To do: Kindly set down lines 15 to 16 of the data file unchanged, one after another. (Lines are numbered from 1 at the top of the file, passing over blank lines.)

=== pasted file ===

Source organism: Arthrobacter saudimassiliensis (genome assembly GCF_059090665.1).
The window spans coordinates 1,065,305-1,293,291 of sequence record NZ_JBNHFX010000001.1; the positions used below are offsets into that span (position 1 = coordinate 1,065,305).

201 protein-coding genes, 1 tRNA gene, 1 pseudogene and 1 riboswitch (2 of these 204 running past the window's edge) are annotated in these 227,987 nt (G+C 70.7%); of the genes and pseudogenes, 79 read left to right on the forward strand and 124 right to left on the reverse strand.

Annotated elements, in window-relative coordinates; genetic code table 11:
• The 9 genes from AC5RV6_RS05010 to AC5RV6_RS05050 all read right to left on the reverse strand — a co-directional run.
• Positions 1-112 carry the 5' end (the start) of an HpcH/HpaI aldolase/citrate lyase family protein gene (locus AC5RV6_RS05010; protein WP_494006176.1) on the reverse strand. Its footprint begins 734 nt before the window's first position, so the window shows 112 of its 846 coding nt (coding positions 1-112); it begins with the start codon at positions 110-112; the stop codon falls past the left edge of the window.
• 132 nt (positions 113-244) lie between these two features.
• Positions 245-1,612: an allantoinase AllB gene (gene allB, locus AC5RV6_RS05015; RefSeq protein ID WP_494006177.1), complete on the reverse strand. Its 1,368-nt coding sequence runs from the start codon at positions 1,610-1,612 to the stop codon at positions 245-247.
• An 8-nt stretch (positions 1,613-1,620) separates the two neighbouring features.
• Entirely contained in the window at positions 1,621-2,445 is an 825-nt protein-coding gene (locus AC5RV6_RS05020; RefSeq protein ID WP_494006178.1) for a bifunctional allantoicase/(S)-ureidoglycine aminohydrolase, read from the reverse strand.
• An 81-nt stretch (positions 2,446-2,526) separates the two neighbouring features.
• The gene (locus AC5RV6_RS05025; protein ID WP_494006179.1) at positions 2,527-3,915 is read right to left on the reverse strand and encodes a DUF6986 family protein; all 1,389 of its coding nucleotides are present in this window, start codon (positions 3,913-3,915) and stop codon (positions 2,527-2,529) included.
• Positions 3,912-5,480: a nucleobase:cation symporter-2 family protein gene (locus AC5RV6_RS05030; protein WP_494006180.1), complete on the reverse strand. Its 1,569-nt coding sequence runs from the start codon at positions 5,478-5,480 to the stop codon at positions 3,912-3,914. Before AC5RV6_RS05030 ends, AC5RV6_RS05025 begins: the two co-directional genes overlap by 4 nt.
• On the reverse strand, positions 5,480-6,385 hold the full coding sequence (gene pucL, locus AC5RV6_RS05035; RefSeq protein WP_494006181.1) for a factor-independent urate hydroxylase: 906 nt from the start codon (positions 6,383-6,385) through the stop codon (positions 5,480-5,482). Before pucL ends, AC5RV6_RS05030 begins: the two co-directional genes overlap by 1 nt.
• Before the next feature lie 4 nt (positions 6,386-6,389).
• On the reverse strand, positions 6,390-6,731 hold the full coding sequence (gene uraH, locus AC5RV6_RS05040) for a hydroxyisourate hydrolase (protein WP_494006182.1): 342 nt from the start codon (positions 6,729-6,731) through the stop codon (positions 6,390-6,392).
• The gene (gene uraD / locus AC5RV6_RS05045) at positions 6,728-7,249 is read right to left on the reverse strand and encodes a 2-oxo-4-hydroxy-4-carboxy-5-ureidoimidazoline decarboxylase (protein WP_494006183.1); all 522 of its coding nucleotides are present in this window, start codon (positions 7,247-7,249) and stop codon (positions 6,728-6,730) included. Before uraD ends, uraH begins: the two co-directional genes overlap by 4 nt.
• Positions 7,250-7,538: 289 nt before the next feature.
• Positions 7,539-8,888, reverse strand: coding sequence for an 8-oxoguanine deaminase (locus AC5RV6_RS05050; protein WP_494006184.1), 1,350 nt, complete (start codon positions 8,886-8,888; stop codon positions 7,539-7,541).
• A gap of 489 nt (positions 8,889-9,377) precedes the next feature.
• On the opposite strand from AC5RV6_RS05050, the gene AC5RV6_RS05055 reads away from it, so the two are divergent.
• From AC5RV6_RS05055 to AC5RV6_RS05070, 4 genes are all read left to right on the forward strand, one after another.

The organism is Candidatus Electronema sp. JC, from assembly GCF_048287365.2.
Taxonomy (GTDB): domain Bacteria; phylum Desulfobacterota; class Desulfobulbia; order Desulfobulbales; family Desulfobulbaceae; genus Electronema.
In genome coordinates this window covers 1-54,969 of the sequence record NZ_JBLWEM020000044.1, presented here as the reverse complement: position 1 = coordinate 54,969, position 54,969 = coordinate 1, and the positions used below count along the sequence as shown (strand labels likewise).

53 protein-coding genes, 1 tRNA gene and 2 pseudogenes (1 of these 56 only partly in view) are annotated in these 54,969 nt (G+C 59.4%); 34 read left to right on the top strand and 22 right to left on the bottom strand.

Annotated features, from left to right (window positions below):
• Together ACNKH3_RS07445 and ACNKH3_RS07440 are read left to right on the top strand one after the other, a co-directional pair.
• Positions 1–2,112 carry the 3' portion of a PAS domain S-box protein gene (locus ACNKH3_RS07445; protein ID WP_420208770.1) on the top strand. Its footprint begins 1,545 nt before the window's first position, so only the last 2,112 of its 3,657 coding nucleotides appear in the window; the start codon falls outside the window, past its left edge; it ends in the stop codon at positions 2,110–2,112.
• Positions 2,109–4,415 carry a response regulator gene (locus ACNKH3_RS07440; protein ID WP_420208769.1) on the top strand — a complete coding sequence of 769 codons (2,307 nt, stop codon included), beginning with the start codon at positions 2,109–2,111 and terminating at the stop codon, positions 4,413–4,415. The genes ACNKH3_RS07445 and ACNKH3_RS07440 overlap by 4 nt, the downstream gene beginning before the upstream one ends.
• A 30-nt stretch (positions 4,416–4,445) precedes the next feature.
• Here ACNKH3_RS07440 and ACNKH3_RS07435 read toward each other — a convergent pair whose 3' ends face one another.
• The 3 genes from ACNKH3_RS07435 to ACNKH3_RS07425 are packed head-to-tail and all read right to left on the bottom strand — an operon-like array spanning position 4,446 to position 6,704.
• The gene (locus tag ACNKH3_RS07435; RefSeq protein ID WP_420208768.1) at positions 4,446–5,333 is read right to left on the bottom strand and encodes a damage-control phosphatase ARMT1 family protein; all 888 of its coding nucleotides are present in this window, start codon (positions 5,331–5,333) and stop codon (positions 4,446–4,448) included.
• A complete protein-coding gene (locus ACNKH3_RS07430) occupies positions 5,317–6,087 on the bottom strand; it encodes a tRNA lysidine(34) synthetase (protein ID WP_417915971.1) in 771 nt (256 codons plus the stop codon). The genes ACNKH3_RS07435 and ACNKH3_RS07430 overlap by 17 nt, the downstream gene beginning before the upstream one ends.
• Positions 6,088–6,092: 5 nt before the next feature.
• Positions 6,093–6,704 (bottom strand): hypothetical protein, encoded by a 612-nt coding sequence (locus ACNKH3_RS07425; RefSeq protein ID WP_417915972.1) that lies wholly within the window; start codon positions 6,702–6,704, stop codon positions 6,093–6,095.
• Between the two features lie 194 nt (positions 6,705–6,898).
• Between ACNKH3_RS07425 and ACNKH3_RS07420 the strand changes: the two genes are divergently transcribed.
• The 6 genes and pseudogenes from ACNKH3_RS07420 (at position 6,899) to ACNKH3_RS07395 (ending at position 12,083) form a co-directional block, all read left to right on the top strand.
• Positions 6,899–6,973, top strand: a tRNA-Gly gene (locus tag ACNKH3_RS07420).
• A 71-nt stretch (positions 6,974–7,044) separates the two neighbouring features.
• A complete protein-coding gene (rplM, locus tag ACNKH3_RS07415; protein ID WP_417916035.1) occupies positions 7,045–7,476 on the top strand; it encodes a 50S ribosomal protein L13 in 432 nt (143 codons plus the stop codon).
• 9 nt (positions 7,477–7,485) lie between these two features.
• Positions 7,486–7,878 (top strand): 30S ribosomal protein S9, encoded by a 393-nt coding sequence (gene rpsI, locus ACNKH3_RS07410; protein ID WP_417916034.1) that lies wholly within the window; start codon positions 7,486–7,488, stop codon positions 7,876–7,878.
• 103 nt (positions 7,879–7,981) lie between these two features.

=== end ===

• Before the next feature lie 4 nt (positions 6,386-6,389).
• On the reverse strand, positions 6,390-6,731 hold the full coding sequence (gene uraH, locus AC5RV6_RS05040) for a hydroxyisourate hydrolase (protein WP_494006182.1): 342 nt from the start codon (positions 6,729-6,731) through the stop codon (positions 6,390-6,392).